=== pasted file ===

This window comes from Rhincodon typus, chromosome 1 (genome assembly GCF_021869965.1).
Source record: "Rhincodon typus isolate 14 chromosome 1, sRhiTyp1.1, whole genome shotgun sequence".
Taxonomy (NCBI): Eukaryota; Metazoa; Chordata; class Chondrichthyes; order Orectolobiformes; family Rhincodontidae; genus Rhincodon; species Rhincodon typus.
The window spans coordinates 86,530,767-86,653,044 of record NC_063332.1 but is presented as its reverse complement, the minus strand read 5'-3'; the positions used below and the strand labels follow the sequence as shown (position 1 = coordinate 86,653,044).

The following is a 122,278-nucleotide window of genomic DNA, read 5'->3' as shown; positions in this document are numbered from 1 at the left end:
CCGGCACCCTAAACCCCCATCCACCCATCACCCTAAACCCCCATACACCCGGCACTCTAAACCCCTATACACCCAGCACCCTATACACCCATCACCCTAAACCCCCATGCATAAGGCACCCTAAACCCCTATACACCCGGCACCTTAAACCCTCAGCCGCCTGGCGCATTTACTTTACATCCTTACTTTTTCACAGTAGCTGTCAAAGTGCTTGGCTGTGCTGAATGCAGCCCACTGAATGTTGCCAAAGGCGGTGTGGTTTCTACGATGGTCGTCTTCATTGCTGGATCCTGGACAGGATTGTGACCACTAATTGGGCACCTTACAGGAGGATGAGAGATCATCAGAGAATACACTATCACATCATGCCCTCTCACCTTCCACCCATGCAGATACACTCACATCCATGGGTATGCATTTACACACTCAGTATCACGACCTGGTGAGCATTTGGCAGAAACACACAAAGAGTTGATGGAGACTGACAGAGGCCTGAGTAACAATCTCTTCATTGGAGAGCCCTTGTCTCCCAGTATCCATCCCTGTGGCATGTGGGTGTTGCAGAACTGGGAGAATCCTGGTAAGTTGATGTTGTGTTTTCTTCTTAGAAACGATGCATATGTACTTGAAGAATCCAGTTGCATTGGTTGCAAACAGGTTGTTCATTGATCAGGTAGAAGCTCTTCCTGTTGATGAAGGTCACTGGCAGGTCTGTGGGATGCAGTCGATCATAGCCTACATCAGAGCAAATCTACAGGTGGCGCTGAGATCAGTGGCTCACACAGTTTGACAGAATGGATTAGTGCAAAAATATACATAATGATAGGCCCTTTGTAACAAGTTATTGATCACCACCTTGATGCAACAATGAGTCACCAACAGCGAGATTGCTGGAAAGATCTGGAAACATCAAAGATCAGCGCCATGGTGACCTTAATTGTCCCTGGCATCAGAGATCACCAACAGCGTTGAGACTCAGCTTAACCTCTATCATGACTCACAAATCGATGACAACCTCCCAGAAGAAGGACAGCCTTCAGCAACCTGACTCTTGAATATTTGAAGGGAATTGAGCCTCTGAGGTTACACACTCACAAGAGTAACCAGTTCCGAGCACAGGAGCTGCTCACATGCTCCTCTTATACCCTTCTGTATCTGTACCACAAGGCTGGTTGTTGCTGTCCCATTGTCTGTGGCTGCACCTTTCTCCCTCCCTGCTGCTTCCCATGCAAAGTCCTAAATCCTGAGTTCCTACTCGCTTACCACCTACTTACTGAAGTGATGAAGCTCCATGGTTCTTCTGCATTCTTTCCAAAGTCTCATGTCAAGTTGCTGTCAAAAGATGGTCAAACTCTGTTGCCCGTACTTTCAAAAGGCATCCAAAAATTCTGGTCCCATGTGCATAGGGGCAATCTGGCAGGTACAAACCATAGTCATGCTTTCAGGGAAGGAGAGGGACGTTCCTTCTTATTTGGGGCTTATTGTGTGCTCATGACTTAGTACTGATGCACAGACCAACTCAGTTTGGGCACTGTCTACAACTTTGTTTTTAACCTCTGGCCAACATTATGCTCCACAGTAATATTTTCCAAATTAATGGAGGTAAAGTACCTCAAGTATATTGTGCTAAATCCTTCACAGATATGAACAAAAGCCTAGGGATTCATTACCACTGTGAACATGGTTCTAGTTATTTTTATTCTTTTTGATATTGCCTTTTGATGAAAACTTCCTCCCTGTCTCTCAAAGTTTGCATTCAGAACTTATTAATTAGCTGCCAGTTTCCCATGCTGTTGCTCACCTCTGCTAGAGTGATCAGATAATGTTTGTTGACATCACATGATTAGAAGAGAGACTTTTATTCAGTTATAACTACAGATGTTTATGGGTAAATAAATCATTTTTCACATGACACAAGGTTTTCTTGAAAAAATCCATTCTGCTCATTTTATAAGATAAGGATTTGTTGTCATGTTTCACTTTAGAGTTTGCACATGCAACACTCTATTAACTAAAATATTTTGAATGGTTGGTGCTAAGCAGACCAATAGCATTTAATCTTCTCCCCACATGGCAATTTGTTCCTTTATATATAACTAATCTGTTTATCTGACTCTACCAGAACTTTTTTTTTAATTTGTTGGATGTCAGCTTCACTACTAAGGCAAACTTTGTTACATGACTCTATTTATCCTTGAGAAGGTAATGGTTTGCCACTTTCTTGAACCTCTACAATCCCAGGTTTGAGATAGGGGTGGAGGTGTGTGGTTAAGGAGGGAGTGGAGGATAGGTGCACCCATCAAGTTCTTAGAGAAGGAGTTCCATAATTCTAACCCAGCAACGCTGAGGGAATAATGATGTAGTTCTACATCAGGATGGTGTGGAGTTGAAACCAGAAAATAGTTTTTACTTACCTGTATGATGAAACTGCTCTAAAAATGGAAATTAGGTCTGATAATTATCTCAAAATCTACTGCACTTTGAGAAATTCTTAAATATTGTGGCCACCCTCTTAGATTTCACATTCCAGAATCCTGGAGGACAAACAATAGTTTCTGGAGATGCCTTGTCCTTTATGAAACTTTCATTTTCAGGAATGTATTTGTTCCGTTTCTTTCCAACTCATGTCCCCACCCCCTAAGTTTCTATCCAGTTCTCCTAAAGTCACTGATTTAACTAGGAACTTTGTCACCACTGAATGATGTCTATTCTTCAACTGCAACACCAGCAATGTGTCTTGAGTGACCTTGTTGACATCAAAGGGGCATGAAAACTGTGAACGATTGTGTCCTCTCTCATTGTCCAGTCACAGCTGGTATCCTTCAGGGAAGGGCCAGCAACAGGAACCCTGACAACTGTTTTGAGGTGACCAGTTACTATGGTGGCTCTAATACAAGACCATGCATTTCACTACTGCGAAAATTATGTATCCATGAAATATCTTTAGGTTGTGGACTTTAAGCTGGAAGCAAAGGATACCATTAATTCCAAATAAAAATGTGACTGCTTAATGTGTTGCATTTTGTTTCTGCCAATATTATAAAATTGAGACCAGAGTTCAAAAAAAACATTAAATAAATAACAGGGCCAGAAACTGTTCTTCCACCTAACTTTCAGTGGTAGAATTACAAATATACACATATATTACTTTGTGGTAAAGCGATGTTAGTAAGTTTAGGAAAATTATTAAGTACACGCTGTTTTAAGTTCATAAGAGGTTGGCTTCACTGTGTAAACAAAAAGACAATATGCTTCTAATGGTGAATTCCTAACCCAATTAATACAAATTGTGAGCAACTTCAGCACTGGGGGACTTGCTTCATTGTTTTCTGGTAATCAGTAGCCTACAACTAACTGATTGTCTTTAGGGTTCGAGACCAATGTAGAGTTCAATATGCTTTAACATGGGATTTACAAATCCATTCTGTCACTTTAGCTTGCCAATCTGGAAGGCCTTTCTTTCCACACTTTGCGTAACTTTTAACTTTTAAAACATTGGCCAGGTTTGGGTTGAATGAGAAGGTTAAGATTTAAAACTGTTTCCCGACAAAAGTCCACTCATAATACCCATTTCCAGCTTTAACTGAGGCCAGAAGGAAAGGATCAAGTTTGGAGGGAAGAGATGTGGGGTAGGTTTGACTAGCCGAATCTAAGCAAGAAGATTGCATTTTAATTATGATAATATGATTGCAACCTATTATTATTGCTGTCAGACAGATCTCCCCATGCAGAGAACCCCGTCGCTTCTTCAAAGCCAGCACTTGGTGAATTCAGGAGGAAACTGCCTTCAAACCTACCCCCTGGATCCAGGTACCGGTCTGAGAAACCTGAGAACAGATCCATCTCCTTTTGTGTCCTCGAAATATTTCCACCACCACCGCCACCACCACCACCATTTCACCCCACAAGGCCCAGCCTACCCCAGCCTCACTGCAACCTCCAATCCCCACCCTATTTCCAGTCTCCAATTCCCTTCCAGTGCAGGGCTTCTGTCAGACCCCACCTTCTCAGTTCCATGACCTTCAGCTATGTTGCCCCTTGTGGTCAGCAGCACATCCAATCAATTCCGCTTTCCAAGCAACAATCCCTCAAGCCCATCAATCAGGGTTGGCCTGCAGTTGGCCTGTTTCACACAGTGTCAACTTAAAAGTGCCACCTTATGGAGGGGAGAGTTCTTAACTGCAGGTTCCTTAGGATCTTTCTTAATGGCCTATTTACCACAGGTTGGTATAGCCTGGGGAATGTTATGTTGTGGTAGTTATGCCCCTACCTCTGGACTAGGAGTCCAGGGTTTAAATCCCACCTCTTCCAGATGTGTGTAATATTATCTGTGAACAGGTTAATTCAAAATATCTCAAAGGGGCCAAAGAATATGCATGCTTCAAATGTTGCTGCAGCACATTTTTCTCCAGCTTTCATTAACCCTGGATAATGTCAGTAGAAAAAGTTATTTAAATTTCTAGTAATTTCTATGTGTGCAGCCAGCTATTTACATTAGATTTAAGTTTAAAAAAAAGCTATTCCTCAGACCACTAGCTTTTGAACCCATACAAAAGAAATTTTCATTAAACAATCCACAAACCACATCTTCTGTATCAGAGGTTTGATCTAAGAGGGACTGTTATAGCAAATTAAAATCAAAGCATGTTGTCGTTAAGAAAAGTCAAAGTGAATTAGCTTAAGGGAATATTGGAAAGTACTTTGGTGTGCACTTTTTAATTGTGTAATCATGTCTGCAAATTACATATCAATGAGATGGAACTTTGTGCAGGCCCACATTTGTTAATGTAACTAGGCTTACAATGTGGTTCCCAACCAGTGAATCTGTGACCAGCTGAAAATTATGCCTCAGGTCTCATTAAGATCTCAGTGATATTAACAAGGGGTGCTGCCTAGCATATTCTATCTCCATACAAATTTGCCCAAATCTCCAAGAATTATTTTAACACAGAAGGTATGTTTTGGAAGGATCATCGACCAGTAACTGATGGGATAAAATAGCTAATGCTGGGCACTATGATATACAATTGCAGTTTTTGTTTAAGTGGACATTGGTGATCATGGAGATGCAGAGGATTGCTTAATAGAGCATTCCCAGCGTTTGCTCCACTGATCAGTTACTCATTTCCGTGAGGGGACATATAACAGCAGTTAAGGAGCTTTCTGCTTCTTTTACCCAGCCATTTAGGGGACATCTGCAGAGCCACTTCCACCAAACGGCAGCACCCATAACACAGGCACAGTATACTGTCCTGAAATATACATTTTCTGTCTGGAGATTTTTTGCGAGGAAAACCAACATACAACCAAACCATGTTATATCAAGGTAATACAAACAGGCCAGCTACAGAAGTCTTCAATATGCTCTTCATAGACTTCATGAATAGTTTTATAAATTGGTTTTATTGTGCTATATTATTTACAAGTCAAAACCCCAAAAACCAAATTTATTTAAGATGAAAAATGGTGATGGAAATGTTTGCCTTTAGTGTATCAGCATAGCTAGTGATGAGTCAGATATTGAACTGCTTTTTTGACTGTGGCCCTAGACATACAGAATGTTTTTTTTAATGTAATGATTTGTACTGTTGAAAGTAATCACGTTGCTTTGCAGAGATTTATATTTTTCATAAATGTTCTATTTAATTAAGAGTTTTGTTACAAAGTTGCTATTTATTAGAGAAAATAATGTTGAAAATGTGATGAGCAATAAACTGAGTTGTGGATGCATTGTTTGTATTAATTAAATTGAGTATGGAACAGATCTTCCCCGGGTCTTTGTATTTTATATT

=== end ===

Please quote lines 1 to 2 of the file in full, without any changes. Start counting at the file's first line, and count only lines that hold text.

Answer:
This window comes from Rhincodon typus, chromosome 1 (genome assembly GCF_021869965.1).
Source record: "Rhincodon typus isolate 14 chromosome 1, sRhiTyp1.1, whole genome shotgun sequence".